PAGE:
5 Elements Of A Faith Based Business

Updated: Sep 30



Five Elements of a Faith Based Business

Running a business is both rewarding and challenging. If you are a person of faith, you bring your entire self to the office. That includes your values and your worldview.

And why not?


Faith is meaningless if it’s only relied upon in religious circles. Our faith comes alive when we exercise it as a part of our everyday lives. Given the large amount of time we spend at work or in our businesses, it’s important to know the elements of a faith-based business.

People may have differing opinions about the meaning of faith based. Applied to a business environment, where there are people of multiple faiths, or none at all, it may appear controversial.


It doesn’t have to be.


You can think of the term “faith based” as applying to any business, in any industry, where the owner’s decision-making is informed by their faith. It’s no more complicated than that.

For example, your dentist’s office can be faith based if he or she operates the dental practice using tenets of his or her faith.


I recently saw a doctor about undertaking an outpatient medical procedure. Not only was my doctor a skilled practitioner from a top medical school. He was also a man of faith. This came up naturally in our conversation about my procedure. Before we left his office, we prayed together with my husband about my surgical options.

He didn’t advertise that he is “faith based,” but this doctor operates his medical practice from a worldview and belief system that values prayer–a huge tenet of his faith.


You can do the same.


Contrary to some uninformed opinions, there is nothing intrinsically wrong with exercising your faith in a work or business environment. For me, it’s been the cornerstone of how I’ve run all of my businesses, and of how I coach and counsel my clients. The key is in how you do it.


Follow the five guidelines below to create a work environment where it is safe for anyone to practice their faith if they choose to.


1. You Must Respect All Faiths And Those Who Do Not Practice One. This is crucial to your success. Being faith based is not about lauding any belief system over others or about excluding people. In my businesses, I’ve worked with Christians, Jews, Muslims, other religions, or people with none. We created a culture where we learned about each other’s faiths in a consensual environment. There was a set time and place set for those conversations, and people who did not care to participate were not required to.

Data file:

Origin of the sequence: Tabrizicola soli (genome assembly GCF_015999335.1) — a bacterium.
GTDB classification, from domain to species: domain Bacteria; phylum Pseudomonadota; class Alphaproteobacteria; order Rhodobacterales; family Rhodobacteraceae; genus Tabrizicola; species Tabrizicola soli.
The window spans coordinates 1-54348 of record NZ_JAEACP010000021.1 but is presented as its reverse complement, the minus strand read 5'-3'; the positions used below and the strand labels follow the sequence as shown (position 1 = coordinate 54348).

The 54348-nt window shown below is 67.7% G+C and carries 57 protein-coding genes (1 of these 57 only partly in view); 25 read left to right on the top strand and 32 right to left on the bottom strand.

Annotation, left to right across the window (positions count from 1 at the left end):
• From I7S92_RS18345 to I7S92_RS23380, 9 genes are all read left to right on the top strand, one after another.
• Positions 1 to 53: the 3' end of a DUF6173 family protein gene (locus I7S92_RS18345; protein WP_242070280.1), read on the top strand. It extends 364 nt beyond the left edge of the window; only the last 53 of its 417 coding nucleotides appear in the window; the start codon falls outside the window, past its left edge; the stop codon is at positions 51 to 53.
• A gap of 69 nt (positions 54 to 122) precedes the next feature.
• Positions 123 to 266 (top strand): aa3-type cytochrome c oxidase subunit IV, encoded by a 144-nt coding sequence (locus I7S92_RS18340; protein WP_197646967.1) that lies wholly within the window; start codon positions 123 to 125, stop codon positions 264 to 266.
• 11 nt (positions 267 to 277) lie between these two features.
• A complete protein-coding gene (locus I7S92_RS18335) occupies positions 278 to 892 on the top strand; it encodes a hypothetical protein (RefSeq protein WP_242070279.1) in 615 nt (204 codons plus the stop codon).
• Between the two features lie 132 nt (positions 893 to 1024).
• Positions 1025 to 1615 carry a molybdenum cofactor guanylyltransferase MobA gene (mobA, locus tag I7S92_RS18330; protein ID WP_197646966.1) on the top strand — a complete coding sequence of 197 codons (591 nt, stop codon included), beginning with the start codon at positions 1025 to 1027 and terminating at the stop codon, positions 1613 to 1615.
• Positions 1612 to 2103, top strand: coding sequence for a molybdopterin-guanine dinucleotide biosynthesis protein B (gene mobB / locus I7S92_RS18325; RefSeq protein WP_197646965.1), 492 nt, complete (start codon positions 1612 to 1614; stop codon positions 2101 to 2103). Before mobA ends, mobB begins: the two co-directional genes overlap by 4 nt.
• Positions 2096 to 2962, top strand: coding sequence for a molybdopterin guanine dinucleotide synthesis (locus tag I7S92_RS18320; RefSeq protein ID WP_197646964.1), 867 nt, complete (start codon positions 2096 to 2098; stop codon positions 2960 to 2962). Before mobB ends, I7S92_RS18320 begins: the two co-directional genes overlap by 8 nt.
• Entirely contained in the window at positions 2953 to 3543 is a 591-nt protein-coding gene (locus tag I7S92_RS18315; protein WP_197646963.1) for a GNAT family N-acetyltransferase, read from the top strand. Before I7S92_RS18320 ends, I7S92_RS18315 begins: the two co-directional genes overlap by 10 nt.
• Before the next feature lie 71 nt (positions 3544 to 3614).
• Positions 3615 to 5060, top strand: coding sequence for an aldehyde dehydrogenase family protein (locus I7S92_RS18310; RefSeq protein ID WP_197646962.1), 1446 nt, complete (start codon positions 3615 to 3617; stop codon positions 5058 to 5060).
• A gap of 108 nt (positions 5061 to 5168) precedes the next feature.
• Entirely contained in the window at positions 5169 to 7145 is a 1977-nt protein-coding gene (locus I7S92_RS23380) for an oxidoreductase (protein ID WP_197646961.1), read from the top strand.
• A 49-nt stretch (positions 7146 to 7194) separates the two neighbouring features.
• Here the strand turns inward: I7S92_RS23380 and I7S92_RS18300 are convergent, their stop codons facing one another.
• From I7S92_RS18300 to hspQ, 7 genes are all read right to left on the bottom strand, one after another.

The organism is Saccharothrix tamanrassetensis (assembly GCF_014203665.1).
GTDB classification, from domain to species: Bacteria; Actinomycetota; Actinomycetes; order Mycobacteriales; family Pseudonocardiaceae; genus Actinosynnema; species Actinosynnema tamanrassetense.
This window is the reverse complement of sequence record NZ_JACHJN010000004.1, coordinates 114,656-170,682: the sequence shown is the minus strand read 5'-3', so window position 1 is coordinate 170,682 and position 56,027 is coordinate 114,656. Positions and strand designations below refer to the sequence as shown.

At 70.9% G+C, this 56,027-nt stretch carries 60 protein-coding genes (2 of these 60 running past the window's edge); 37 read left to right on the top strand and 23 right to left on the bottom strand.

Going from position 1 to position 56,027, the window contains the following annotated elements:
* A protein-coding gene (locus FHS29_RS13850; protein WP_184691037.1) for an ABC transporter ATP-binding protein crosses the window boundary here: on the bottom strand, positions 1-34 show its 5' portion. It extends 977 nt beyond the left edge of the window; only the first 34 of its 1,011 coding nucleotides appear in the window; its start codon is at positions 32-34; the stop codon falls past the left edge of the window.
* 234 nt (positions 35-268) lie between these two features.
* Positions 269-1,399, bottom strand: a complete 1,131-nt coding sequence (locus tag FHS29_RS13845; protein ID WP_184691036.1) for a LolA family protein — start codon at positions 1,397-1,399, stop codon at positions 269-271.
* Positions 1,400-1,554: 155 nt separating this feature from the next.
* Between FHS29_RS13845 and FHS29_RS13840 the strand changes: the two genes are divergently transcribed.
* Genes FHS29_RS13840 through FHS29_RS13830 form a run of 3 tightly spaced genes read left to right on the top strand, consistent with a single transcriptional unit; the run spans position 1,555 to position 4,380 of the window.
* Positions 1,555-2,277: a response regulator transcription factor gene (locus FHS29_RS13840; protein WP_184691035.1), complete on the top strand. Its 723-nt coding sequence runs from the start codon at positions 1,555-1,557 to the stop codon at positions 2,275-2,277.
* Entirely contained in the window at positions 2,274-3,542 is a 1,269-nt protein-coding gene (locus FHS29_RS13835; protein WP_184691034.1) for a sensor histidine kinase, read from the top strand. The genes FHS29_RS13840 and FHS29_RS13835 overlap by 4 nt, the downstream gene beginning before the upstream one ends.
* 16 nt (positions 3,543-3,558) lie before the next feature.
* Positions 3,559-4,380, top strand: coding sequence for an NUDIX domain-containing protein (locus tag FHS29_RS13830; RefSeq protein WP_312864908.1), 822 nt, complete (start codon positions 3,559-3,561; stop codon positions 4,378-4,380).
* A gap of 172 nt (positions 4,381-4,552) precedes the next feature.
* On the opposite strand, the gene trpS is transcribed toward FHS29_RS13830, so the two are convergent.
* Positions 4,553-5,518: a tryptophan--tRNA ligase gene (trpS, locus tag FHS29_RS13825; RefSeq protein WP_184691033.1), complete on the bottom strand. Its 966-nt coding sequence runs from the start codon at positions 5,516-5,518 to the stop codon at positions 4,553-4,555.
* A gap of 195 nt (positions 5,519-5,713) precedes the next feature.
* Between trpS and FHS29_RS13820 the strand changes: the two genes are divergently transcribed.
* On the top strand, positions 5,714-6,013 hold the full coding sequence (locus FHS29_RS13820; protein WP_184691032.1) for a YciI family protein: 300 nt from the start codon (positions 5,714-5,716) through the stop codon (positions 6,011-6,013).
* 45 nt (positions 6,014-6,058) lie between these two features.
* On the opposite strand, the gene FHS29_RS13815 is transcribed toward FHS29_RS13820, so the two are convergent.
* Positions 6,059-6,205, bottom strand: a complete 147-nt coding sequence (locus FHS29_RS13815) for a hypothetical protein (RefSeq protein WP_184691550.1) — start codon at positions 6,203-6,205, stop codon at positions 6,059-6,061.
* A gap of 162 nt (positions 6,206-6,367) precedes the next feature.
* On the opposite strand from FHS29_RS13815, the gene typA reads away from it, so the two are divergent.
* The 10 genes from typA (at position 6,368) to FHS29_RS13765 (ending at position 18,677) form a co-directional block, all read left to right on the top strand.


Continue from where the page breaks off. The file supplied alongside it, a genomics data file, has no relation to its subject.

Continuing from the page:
2. Set Clear Policies and Boundaries. You’ve heard it said that business is business. Whether you are faith based or not, your business policies and procedures should clearly communicate your culture. Write down your policies and be transparent with your team. For example, if you would like to establish a Bible study or prayer meeting at your office, be sure to advise everyone of the time and details and make it consensual. You are on solid ground if attendance is not mandatory.


I recommend offering an inter-faith option as well. In my experience this is a great opportunity to learn about other faiths. If you have any questions about this, be sure to seek counsel from a lawyer or HR expert.


3. Celebrate Religious Holidays Of All Faiths. Do not show favoritism by honoring some religious holidays and not others. Certain religious holidays like Christmas are national holidays. But consider granting your employees or team members the benefit of celebrating their most revered religious holidays. In my businesses, we are always closed on Christian religious holidays, including Good Friday, but everyone receives a paid day off. I also honor others’ holy days as well. Giving time off can be squirrely, but it’s a tremendous morale booster if applied fairly and evenly.


4. Celebrate And Support Charitable Causes. If nothing else, our faith should govern how we show up in the world. Allowing your team members to support causes they care about is not only a good thing to do, but also good for business and employee retention. Several studies have shown that companies that encourage giving, and community building outperform their competitors financially as well. Amazing how that works!


5. Your Internal Policies Should Reflect Your Values. It is one thing to show support for outside causes, but how do you treat your own employees, clients, and vendors? Ideally, your faith should mold your internal policies and procedures. Faith is not about lofty pronouncements. It must be demonstrated in the level of respect and care we give to our stakeholders. All of this must be reflected in our company culture. Charity begins at home.


How are you reflecting your faith at work or in your business? I’d love to hear from you!


Email me if you want to talk about how you can create a faith-based environment in your organization. (contact@sharongill.com)




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